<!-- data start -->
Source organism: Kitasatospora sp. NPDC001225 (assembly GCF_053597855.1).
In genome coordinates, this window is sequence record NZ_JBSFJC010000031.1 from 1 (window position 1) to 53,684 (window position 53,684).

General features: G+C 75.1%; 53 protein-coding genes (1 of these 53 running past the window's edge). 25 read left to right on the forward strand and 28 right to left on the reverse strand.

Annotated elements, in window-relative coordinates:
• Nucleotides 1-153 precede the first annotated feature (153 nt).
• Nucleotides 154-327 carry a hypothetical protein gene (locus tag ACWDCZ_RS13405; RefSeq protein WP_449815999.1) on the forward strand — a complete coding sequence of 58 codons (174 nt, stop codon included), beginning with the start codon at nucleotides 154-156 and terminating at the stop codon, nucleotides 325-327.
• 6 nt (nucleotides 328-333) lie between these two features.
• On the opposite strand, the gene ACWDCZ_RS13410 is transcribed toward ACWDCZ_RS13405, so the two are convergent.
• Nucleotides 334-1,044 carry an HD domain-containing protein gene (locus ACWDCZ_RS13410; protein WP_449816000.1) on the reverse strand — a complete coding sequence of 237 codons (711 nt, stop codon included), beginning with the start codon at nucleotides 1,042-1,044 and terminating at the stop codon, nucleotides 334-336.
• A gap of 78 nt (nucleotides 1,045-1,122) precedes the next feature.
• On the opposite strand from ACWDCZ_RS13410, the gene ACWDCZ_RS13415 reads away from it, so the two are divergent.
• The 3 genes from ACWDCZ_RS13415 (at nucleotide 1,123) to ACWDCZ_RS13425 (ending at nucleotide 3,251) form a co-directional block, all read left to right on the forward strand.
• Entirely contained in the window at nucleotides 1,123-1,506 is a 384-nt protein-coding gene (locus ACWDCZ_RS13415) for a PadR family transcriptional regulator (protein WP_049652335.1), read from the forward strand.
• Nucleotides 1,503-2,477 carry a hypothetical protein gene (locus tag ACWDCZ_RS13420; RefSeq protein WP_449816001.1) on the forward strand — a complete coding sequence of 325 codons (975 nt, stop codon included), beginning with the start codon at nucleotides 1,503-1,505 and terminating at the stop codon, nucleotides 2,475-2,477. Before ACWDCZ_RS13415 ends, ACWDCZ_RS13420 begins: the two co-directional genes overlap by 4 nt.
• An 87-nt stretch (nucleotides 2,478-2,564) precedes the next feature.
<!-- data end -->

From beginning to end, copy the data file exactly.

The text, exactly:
Source organism: Kitasatospora sp. NPDC001225 (assembly GCF_053597855.1).
In genome coordinates, this window is sequence record NZ_JBSFJC010000031.1 from 1 (window position 1) to 53,684 (window position 53,684).

General features: G+C 75.1%; 53 protein-coding genes (1 of these 53 running past the window's edge). 25 read left to right on the forward strand and 28 right to left on the reverse strand.

Annotated elements, in window-relative coordinates:
• Nucleotides 1-153 precede the first annotated feature (153 nt).
• Nucleotides 154-327 carry a hypothetical protein gene (locus tag ACWDCZ_RS13405; RefSeq protein WP_449815999.1) on the forward strand — a complete coding sequence of 58 codons (174 nt, stop codon included), beginning with the start codon at nucleotides 154-156 and terminating at the stop codon, nucleotides 325-327.
• 6 nt (nucleotides 328-333) lie between these two features.
• On the opposite strand, the gene ACWDCZ_RS13410 is transcribed toward ACWDCZ_RS13405, so the two are convergent.
• Nucleotides 334-1,044 carry an HD domain-containing protein gene (locus ACWDCZ_RS13410; protein WP_449816000.1) on the reverse strand — a complete coding sequence of 237 codons (711 nt, stop codon included), beginning with the start codon at nucleotides 1,042-1,044 and terminating at the stop codon, nucleotides 334-336.
• A gap of 78 nt (nucleotides 1,045-1,122) precedes the next feature.
• On the opposite strand from ACWDCZ_RS13410, the gene ACWDCZ_RS13415 reads away from it, so the two are divergent.
• The 3 genes from ACWDCZ_RS13415 (at nucleotide 1,123) to ACWDCZ_RS13425 (ending at nucleotide 3,251) form a co-directional block, all read left to right on the forward strand.
• Entirely contained in the window at nucleotides 1,123-1,506 is a 384-nt protein-coding gene (locus ACWDCZ_RS13415) for a PadR family transcriptional regulator (protein WP_049652335.1), read from the forward strand.
• Nucleotides 1,503-2,477 carry a hypothetical protein gene (locus tag ACWDCZ_RS13420; RefSeq protein WP_449816001.1) on the forward strand — a complete coding sequence of 325 codons (975 nt, stop codon included), beginning with the start codon at nucleotides 1,503-1,505 and terminating at the stop codon, nucleotides 2,475-2,477. Before ACWDCZ_RS13415 ends, ACWDCZ_RS13420 begins: the two co-directional genes overlap by 4 nt.
• An 87-nt stretch (nucleotides 2,478-2,564) precedes the next feature.